What do you think about the argument that biological complexity is impeded by a principle of diminishing returns? What I mean is, suppose a simple organism is sufficiently adapted to a particular set of environments. I'm not a biologist so I'm afraid a lucid example will not be forthcoming. Now suppose that this organism adapts by means of increasing its complexity to excel within a particular subset of its previous environment. In other words, its complexity is translated into specificity allowing it to occupy and dominate a niche-environment. Further development complexity along these lines paints an organism into a specific corner and eventually imposes a 'soft' limit upon its adaptive capacity. It could be argued in response to this argument, that complexity gravitates not only toward the niche category, but also toward the generic. Organisms whose complexity allows them to survive within a range of environments are more equiped to propagate themselves than organisms confined to narrowly defined environments. Yet it would seem that even in this category, the more complex an organism becomes, the more dependent it is (i.e. inflexible) upon its antecedent adaptations and the less responsive it is to increased complexity. What this suggests to me is that while evolution may always be driven toward increasing complexity, that complexity is nebulously bounded, both in terms of generic and specific adaptivity, by a principle of diminishing returns. If this is the case, is it still appropriate to call evolution progressive?

Edited by: Timothy Schoonover at: 5/20/03 6:21:05 pm



Tue May 20, 2003 6:20 pm
Years of membershipYears of membershipYears of membershipYears of membershipYears of membershipYears of membershipYears of membershipYears of membershipYears of membershipYears of membershipYears of membership
Intelligent

Bronze Contributor 2

Joined: Oct 2002
Posts: 554
Location: Saint Louis
Thanks: 0
Thanked: 0 time in 0 post
Gender: Male
Country: United States (us)

Post Re: Progress?
This is exactly why Dawkins talks about "adaptive fit" instead of complexity. Becoming simpler is actually the norm for parasites; and the bacteria have done remarkably well without much increase in complexity in the last, oh, three billion years or so. Moles who live underground loose their eyes because eyes have a cost with no benefit for them. Parasites that live in another animal loose their integument because it simply gets in the way. Mockingbirds have lost the ability to build nests.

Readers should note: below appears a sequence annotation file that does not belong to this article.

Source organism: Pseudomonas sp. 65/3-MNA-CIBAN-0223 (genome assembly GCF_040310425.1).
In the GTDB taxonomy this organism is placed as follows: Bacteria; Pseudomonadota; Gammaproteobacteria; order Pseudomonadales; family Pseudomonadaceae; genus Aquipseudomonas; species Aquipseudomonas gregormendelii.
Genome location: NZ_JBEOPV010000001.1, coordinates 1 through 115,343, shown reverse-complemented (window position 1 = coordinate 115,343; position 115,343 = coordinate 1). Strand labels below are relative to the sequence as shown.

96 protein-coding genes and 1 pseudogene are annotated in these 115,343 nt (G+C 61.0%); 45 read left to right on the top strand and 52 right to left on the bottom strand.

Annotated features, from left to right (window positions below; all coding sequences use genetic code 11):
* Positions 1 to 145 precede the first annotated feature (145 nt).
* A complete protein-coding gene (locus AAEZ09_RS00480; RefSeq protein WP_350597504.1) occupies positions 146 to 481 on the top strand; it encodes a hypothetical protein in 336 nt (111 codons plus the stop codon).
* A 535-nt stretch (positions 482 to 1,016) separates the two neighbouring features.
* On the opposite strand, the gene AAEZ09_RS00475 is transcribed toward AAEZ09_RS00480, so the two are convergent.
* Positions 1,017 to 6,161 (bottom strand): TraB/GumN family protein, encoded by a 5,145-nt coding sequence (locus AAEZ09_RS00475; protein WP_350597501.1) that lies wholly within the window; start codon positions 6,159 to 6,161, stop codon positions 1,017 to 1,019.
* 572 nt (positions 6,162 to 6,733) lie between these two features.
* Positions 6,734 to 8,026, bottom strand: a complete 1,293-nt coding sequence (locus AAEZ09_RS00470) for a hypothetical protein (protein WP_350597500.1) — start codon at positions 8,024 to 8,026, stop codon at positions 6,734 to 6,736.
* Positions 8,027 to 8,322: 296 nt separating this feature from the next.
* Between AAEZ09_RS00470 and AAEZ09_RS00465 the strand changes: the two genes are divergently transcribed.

But in each of these cases, you will notice that the change is adaptive. Parasites become less complex because it benefits them; birds' wings have become more complex because it helps them fly better. Each is progress in the adaptive sense without invoking teleology.

I think Louis is right that the "drunkard's walk" gets replicators started on the path to greater complexity, but adaptation keeps us going.




Wed May 21, 2003 4:52 pm
Profile Email


Post Re: Progress?
I'm still kind of struggling with these concepts. Are you saying that by progression Dawkins means a continuous tailoring of the organism towards a relatively greater adaptivity which may or may not involve increased biological complexity? It just seems to me that the more biologically complex an organism is, the less likely an increase in complexity will result in a better adaptive fit. If adaption is the impetus, as complexity increases, wouldn't the impetus gradually decrease and eventually reverse?

Hehe, it's amatuer hour in the forums today. Please bear with me.




Wed May 21, 2003 6:24 pm
User avatar
Years of membershipYears of membershipYears of membershipYears of membershipYears of membershipYears of membershipYears of membershipYears of membershipYears of membershipYears of membershipYears of membership
Agrees that Reading is Fundamental

Bronze Contributor 2

Joined: Aug 2002
Posts: 287
Location: Fort Collins, CO
Thanks: 0
Thanked: 3 times in 2 posts
Gender: Male

Post Re: Progress?